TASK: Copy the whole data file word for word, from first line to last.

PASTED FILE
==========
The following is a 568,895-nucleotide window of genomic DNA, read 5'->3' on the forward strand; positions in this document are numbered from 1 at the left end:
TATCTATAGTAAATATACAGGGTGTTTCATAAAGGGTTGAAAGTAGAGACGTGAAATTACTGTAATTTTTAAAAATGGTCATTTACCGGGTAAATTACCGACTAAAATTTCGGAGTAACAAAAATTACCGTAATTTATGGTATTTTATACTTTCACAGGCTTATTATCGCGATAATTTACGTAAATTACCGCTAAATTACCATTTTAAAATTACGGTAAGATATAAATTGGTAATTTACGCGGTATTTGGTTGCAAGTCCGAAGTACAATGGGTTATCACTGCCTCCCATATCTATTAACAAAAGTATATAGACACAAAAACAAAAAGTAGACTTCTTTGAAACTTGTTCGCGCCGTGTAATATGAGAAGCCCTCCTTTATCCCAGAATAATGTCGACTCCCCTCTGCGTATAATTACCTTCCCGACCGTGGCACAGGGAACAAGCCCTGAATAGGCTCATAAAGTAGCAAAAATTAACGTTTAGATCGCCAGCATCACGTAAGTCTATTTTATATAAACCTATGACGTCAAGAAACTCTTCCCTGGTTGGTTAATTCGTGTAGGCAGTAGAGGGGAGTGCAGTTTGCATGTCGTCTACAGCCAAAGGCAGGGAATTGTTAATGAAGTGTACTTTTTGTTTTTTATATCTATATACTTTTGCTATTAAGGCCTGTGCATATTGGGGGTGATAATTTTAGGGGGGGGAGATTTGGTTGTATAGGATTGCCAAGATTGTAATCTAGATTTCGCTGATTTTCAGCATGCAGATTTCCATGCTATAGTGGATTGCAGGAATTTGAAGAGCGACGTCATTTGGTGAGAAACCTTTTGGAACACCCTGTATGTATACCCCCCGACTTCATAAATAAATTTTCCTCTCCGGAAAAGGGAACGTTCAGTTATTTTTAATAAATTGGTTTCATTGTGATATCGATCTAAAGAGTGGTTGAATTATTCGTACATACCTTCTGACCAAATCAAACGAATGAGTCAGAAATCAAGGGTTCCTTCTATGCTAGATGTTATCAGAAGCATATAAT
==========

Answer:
The following is a 568,895-nucleotide window of genomic DNA, read 5'->3' on the forward strand; positions in this document are numbered from 1 at the left end:
TATCTATAGTAAATATACAGGGTGTTTCATAAAGGGTTGAAAGTAGAGACGTGAAATTACTGTAATTTTTAAAAATGGTCATTTACCGGGTAAATTACCGACTAAAATTTCGGAGTAACAAAAATTACCGTAATTTATGGTATTTTATACTTTCACAGGCTTATTATCGCGATAATTTACGTAAATTACCGCTAAATTACCATTTTAAAATTACGGTAAGATATAAATTGGTAATTTACGCGGTATTTGGTTGCAAGTCCGAAGTACAATGGGTTATCACTGCCTCCCATATCTATTAACAAAAGTATATAGACACAAAAACAAAAAGTAGACTTCTTTGAAACTTGTTCGCGCCGTGTAATATGAGAAGCCCTCCTTTATCCCAGAATAATGTCGACTCCCCTCTGCGTATAATTACCTTCCCGACCGTGGCACAGGGAACAAGCCCTGAATAGGCTCATAAAGTAGCAAAAATTAACGTTTAGATCGCCAGCATCACGTAAGTCTATTTTATATAAACCTATGACGTCAAGAAACTCTTCCCTGGTTGGTTAATTCGTGTAGGCAGTAGAGGGGAGTGCAGTTTGCATGTCGTCTACAGCCAAAGGCAGGGAATTGTTAATGAAGTGTACTTTTTGTTTTTTATATCTATATACTTTTGCTATTAAGGCCTGTGCATATTGGGGGTGATAATTTTAGGGGGGGGAGATTTGGTTGTATAGGATTGCCAAGATTGTAATCTAGATTTCGCTGATTTTCAGCATGCAGATTTCCATGCTATAGTGGATTGCAGGAATTTGAAGAGCGACGTCATTTGGTGAGAAACCTTTTGGAACACCCTGTATGTATACCCCCCGACTTCATAAATAAATTTTCCTCTCCGGAAAAGGGAACGTTCAGTTATTTTTAATAAATTGGTTTCATTGTGATATCGATCTAAAGAGTGGTTGAATTATTCGTACATACCTTCTGACCAAATCAAACGAATGAGTCAGAAATCAAGGGTTCCTTCTATGCTAGATGTTATCAGAAGCATATAAT